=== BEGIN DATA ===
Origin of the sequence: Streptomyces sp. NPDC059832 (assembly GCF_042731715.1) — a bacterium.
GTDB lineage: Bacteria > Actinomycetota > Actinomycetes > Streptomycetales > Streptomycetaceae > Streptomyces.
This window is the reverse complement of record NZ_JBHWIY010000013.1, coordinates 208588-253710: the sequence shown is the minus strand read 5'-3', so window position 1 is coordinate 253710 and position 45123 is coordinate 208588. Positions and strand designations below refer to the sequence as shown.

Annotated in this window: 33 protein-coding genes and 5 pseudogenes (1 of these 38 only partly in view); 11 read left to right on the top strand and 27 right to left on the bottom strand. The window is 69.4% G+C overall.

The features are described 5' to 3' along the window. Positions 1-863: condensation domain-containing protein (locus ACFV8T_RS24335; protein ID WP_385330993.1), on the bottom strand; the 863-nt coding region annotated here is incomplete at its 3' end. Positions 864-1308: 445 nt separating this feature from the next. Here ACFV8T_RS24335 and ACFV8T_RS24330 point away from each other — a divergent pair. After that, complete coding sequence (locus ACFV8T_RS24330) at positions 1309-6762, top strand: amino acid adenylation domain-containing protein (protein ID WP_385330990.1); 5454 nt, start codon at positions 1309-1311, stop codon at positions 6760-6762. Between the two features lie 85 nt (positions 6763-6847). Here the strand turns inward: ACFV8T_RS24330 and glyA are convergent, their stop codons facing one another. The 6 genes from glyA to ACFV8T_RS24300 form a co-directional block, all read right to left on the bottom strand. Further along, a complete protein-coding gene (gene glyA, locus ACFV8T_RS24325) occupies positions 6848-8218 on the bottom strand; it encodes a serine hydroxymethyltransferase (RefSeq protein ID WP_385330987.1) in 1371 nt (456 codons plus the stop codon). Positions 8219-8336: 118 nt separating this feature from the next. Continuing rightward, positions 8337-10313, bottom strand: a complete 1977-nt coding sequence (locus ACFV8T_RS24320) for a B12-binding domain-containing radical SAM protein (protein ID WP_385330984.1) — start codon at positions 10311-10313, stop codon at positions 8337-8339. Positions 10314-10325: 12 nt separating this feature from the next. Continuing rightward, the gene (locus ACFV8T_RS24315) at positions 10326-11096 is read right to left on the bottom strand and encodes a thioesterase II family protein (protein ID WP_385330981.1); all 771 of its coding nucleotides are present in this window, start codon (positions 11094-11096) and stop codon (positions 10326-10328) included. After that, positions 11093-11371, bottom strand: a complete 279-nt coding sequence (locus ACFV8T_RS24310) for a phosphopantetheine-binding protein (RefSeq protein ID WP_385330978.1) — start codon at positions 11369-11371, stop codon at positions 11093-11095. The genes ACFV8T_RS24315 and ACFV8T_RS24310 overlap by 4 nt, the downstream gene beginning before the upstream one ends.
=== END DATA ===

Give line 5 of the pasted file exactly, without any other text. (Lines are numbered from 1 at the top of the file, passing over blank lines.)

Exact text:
The features are described 5' to 3' along the window. Positions 1-863: condensation domain-containing protein (locus ACFV8T_RS24335; protein ID WP_385330993.1), on the bottom strand; the 863-nt coding region annotated here is incomplete at its 3' end. Positions 864-1308: 445 nt separating this feature from the next. Here ACFV8T_RS24335 and ACFV8T_RS24330 point away from each other — a divergent pair. After that, complete coding sequence (locus ACFV8T_RS24330) at positions 1309-6762, top strand: amino acid adenylation domain-containing protein (protein ID WP_385330990.1); 5454 nt, start codon at positions 1309-1311, stop codon at positions 6760-6762. Between the two features lie 85 nt (positions 6763-6847). Here the strand turns inward: ACFV8T_RS24330 and glyA are convergent, their stop codons facing one another. The 6 genes from glyA to ACFV8T_RS24300 form a co-directional block, all read right to left on the bottom strand. Further along, a complete protein-coding gene (gene glyA, locus ACFV8T_RS24325) occupies positions 6848-8218 on the bottom strand; it encodes a serine hydroxymethyltransferase (RefSeq protein ID WP_385330987.1) in 1371 nt (456 codons plus the stop codon). Positions 8219-8336: 118 nt separating this feature from the next. Continuing rightward, positions 8337-10313, bottom strand: a complete 1977-nt coding sequence (locus ACFV8T_RS24320) for a B12-binding domain-containing radical SAM protein (protein ID WP_385330984.1) — start codon at positions 10311-10313, stop codon at positions 8337-8339. Positions 10314-10325: 12 nt separating this feature from the next. Continuing rightward, the gene (locus ACFV8T_RS24315) at positions 10326-11096 is read right to left on the bottom strand and encodes a thioesterase II family protein (protein ID WP_385330981.1); all 771 of its coding nucleotides are present in this window, start codon (positions 11094-11096) and stop codon (positions 10326-10328) included. After that, positions 11093-11371, bottom strand: a complete 279-nt coding sequence (locus ACFV8T_RS24310) for a phosphopantetheine-binding protein (RefSeq protein ID WP_385330978.1) — start codon at positions 11369-11371, stop codon at positions 11093-11095. The genes ACFV8T_RS24315 and ACFV8T_RS24310 overlap by 4 nt, the downstream gene beginning before the upstream one ends.